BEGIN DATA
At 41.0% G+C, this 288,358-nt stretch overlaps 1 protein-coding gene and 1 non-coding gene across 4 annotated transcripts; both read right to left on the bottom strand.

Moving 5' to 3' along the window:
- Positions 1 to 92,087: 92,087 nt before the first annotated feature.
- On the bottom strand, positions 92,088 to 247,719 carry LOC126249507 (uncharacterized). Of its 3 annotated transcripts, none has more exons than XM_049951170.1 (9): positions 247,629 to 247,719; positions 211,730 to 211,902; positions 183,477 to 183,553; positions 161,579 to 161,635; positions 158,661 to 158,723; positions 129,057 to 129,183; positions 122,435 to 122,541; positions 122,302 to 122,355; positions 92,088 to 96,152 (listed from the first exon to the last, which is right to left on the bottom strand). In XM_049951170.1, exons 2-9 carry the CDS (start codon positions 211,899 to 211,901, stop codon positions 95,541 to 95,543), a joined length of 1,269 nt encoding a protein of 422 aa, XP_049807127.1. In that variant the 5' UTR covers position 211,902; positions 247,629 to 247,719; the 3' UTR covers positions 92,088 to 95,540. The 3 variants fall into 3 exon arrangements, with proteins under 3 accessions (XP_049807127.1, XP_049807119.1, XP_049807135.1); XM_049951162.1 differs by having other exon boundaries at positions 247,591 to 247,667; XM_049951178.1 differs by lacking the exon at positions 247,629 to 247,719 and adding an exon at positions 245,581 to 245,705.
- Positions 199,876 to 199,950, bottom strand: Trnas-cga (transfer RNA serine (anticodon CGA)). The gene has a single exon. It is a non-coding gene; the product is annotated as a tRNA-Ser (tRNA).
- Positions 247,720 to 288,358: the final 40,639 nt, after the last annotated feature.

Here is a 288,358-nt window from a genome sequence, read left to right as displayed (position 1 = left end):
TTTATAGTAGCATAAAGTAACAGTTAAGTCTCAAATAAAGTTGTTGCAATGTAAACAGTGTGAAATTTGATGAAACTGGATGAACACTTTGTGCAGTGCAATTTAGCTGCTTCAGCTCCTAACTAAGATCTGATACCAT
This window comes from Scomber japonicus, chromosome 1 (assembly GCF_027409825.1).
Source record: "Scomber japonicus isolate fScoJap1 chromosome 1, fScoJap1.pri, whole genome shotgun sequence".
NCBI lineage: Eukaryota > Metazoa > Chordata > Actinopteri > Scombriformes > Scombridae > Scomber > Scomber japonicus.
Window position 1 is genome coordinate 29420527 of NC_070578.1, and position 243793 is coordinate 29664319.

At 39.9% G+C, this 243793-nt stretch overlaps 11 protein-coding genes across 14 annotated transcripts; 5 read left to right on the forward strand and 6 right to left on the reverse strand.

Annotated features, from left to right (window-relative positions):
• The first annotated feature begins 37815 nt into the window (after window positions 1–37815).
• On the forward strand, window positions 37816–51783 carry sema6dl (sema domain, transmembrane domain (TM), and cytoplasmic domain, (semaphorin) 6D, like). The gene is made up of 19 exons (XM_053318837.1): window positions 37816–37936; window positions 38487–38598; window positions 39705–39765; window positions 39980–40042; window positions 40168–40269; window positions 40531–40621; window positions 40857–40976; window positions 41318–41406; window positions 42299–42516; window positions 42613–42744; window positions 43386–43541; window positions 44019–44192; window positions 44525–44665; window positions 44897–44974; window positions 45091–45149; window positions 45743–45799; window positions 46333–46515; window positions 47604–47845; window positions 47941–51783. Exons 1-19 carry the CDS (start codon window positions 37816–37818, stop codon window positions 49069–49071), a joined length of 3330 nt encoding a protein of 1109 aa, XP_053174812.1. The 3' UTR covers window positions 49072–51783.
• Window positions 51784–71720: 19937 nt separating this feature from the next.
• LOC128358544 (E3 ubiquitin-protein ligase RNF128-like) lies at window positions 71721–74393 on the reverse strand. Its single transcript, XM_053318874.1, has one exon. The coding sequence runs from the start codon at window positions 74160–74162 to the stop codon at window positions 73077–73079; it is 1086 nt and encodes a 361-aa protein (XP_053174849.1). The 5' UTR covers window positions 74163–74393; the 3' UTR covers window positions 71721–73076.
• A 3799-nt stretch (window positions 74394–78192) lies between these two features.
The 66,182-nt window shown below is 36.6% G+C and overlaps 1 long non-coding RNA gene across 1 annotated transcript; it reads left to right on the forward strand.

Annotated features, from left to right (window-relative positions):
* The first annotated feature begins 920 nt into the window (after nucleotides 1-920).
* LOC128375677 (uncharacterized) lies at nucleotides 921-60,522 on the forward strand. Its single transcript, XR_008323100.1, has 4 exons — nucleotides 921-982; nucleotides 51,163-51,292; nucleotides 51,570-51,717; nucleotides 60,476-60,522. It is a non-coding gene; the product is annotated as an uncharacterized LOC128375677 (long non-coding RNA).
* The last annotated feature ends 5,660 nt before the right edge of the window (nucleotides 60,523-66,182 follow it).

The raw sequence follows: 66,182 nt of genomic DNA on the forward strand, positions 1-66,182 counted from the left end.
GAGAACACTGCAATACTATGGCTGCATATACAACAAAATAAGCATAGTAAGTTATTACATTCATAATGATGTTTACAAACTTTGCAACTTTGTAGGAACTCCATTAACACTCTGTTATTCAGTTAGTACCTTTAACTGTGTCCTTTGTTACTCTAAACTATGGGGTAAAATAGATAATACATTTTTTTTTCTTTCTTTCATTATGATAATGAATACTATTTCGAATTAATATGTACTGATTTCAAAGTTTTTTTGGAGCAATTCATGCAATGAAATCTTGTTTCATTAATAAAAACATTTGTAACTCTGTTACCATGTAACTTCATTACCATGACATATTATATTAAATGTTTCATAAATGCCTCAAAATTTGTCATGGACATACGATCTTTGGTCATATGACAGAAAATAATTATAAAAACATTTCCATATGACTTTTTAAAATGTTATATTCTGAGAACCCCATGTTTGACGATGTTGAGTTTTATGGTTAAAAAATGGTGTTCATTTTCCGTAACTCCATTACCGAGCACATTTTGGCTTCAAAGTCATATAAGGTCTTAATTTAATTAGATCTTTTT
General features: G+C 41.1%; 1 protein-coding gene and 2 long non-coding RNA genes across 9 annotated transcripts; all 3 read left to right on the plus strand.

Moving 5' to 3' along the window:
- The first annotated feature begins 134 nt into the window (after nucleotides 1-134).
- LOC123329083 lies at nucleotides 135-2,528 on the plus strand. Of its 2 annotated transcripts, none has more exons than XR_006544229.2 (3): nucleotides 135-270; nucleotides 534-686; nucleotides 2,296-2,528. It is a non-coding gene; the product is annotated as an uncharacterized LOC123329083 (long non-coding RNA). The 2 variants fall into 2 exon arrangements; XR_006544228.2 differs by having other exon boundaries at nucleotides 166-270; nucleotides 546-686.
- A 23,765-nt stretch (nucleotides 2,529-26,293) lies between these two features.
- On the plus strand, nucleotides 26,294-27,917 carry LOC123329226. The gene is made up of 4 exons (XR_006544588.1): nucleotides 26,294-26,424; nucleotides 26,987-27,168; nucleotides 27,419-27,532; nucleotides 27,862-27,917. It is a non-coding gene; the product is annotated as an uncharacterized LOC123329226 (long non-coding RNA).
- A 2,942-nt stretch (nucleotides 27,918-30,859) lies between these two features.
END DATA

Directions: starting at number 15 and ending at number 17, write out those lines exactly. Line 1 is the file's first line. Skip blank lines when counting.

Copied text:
• The first annotated feature begins 37815 nt into the window (after window positions 1–37815).
• On the forward strand, window positions 37816–51783 carry sema6dl (sema domain, transmembrane domain (TM), and cytoplasmic domain, (semaphorin) 6D, like). The gene is made up of 19 exons (XM_053318837.1): window positions 37816–37936; window positions 38487–38598; window positions 39705–39765; window positions 39980–40042; window positions 40168–40269; window positions 40531–40621; window positions 40857–40976; window positions 41318–41406; window positions 42299–42516; window positions 42613–42744; window positions 43386–43541; window positions 44019–44192; window positions 44525–44665; window positions 44897–44974; window positions 45091–45149; window positions 45743–45799; window positions 46333–46515; window positions 47604–47845; window positions 47941–51783. Exons 1-19 carry the CDS (start codon window positions 37816–37818, stop codon window positions 49069–49071), a joined length of 3330 nt encoding a protein of 1109 aa, XP_053174812.1. The 3' UTR covers window positions 49072–51783.
• Window positions 51784–71720: 19937 nt separating this feature from the next.